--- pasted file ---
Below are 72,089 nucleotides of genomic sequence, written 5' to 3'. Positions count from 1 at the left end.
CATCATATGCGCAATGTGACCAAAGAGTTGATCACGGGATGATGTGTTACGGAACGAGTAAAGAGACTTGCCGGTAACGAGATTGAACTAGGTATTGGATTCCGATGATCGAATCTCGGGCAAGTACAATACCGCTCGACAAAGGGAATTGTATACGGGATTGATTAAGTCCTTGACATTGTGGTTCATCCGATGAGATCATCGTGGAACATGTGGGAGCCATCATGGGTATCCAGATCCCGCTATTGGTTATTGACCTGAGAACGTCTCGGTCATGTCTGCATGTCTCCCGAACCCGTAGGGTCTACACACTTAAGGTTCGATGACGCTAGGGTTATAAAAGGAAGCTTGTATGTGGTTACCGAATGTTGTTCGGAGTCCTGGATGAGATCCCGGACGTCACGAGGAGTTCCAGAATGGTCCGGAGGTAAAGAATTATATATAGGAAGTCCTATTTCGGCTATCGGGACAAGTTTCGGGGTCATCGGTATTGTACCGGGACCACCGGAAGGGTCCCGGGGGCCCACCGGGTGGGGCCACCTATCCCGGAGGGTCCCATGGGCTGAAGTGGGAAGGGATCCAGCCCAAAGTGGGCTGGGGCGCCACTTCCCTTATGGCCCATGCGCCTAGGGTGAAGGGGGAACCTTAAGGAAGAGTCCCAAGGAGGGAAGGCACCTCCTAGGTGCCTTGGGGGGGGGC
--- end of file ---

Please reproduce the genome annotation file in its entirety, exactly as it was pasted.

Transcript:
Below are 72,089 nucleotides of genomic sequence, written 5' to 3'. Positions count from 1 at the left end.
CATCATATGCGCAATGTGACCAAAGAGTTGATCACGGGATGATGTGTTACGGAACGAGTAAAGAGACTTGCCGGTAACGAGATTGAACTAGGTATTGGATTCCGATGATCGAATCTCGGGCAAGTACAATACCGCTCGACAAAGGGAATTGTATACGGGATTGATTAAGTCCTTGACATTGTGGTTCATCCGATGAGATCATCGTGGAACATGTGGGAGCCATCATGGGTATCCAGATCCCGCTATTGGTTATTGACCTGAGAACGTCTCGGTCATGTCTGCATGTCTCCCGAACCCGTAGGGTCTACACACTTAAGGTTCGATGACGCTAGGGTTATAAAAGGAAGCTTGTATGTGGTTACCGAATGTTGTTCGGAGTCCTGGATGAGATCCCGGACGTCACGAGGAGTTCCAGAATGGTCCGGAGGTAAAGAATTATATATAGGAAGTCCTATTTCGGCTATCGGGACAAGTTTCGGGGTCATCGGTATTGTACCGGGACCACCGGAAGGGTCCCGGGGGCCCACCGGGTGGGGCCACCTATCCCGGAGGGTCCCATGGGCTGAAGTGGGAAGGGATCCAGCCCAAAGTGGGCTGGGGCGCCACTTCCCTTATGGCCCATGCGCCTAGGGTGAAGGGGGAACCTTAAGGAAGAGTCCCAAGGAGGGAAGGCACCTCCTAGGTGCCTTGGGGGGGGGC